Biblically or politically correct? You choose

By: Mark Hall, First Baptist Church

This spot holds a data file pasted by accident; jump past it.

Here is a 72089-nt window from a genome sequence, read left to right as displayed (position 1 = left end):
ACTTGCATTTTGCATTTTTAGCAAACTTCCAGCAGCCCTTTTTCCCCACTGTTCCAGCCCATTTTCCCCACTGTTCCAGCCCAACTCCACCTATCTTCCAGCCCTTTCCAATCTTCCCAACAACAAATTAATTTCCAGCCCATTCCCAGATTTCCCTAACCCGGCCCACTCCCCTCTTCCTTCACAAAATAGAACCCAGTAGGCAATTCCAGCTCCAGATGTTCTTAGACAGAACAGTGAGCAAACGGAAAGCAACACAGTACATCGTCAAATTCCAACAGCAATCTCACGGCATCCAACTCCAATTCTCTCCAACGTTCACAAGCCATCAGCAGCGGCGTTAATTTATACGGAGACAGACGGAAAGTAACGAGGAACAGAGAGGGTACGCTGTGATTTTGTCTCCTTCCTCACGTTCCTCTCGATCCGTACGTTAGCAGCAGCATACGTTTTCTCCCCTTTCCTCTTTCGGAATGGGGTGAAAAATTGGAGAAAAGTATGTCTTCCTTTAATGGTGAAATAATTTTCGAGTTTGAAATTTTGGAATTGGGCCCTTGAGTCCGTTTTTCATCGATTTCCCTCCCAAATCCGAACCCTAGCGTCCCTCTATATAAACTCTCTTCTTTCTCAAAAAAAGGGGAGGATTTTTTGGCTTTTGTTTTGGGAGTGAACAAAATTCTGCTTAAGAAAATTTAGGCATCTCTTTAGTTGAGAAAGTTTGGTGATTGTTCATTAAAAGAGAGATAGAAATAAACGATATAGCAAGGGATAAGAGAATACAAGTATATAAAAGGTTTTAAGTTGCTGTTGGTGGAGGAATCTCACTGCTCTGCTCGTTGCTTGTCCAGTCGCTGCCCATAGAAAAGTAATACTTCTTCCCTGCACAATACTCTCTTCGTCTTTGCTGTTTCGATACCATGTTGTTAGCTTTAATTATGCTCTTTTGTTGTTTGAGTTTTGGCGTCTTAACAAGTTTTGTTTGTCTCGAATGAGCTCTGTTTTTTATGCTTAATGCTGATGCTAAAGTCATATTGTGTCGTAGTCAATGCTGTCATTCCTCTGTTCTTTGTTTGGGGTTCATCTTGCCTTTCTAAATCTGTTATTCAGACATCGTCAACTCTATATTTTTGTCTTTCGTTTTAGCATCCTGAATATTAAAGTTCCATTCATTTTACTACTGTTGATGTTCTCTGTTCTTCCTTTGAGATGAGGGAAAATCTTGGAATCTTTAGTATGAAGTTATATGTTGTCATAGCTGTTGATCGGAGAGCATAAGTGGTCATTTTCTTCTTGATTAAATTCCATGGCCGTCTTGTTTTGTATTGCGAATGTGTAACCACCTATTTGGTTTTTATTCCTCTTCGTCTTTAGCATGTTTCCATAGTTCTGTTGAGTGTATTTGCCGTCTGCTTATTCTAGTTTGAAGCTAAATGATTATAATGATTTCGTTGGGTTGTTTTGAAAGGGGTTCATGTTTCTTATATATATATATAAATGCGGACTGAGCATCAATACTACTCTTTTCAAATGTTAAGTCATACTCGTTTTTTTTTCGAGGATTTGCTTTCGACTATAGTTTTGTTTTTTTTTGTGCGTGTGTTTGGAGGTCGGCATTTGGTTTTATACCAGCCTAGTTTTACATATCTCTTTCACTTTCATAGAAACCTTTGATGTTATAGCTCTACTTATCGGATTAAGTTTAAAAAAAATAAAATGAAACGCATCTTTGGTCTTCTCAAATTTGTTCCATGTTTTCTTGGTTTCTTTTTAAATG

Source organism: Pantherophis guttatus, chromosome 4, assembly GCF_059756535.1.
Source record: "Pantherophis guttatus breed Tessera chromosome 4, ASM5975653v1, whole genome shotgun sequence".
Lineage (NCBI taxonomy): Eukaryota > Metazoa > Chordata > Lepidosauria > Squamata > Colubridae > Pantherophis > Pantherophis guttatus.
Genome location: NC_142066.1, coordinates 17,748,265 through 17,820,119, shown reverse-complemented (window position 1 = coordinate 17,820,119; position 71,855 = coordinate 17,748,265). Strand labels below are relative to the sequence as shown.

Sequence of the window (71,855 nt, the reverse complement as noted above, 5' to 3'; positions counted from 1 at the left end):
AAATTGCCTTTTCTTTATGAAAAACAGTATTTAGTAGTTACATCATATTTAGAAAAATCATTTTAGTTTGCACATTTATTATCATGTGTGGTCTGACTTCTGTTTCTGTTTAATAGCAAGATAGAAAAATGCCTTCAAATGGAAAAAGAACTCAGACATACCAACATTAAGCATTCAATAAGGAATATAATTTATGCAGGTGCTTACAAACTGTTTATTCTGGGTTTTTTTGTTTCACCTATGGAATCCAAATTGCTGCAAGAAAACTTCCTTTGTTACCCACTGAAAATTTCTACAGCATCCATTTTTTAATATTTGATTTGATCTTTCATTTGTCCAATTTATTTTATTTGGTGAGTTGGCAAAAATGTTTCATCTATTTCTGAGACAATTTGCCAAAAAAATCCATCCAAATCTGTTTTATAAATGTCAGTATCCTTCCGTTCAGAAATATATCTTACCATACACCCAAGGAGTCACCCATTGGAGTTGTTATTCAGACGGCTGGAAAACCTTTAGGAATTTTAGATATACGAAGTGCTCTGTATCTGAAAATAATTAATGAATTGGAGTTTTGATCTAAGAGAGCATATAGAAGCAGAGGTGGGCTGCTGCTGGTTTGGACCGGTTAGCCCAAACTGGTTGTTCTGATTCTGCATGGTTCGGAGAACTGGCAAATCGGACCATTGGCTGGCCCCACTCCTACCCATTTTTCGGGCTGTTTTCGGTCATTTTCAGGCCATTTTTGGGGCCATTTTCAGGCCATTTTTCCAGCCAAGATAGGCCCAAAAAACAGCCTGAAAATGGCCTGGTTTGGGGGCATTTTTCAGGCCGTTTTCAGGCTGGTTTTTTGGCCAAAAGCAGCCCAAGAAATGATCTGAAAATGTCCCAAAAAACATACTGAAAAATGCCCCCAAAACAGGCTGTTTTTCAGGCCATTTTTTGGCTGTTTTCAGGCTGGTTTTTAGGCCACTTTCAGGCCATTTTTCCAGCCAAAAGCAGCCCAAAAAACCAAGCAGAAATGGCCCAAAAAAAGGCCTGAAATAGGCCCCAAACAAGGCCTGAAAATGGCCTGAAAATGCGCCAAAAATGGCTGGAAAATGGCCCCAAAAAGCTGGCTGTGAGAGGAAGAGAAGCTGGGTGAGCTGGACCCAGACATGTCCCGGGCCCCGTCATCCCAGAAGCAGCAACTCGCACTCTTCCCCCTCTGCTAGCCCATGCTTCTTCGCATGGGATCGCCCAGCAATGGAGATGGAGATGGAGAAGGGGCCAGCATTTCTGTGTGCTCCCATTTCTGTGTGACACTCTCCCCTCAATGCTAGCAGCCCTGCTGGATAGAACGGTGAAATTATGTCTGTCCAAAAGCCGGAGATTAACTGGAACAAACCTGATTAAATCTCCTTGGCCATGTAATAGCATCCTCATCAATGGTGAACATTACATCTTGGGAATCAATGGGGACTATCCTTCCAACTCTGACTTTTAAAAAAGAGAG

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“Mawwage, twoo mawwage…. That bwessed awangement, that dweem within a dweem.” Older readers may not recognize this popular sermon on marriage given by the medieval pontiff in the movie “Princess Bride,” but younger movie-goers have gotten plenty of laughs from this very funny scene. The state of marriage these days, however, is no laughing matter. As most know, the California voters overwhelmingly approved Proposition 22 in 2000, defining marriage as between one man and one woman. But in May, that law was overturned as four activist judges of California’s highest court who, by the narrowest of margins, asserted the law was unconstitutional. Marriage and family advocates are now working to assure the definition of marriage (as defined in the Bible and recognized by relatively all cultures throughout history) is written into our state’s constitution. This needed constitutional definition will not alter existing California law that already affords same-sex couples virtually the same benefits as heterosexual marriages. So why is this such a watershed event? First, Christians are called to live out biblical integrity rather than to compromise under the pressure of political correctness. This means that as salt and light (Mt. 5:13-16) in a decaying and darkening society, we can help to preserve righteousness and to proclaim truth (Phil. 2:15-16) — in this case, the truth about God’s design for marriage. Second, this controversy focuses attention on the main issue, which is not the alleged unfairness of current law and benefits, but rather the wrongful redefinition of homosexual behavior as simply the result of sexual orientation determined at birth. On this point, let me add some important clarification. With few exceptions, Christians who recognize homosexual behavior as sinful, would be the first to admit that all people were born as sinners and all continue to sin, even when they come to faith in Christ (though with much less frequency and intentionality). Love the sinner and hate the sin is a biblical principle that was clearly modeled in Jesus’ earthly ministry: “Neither do I condemn you. Go and sin no more,” he told the woman caught in adultery (Jn. 8:11). The theory of sexual orientation ignores the factors of God’s design, the stability of the home when that design is followed, and the power of God to transform the individual who has failed to follow that design. The good news is that God can reverse any kind of dysfunctional past. Paul’s testimony to such transformation is great evidence that though all have sinned, all can still be changed to pursue a “heavenly orientation” (1 Cor. 6:9-11). If you would like to learn more about Proposition 8, the “Marriage Amendment,” I would encourage you to go to Encourage your pastor to inform his congregation as to the importance of this amendment by inviting a legal representative to address your church. (A lawyer in our congregation is prepared to do this at his request.) As much as we despise any kind of sin, knowing that Jesus gave his life to rescue us from its power and penalty, Proposition 8 is more about what Christians are for than what we are against. We should be committed to strengthening this God-ordained institution in whatever ways we can. Strong marriages are the keys to healthy families and ultimately to healthy societies. No, Proposition 8 will not single-handedly reverse the moral decline of our nation. But its approval is a much-needed response and the very least concerned citizens can do. If you can’t believe in biblical marriage, what else are you willing to compromise on next? Mark Hall is pastor at The First Baptist Church of Auburn.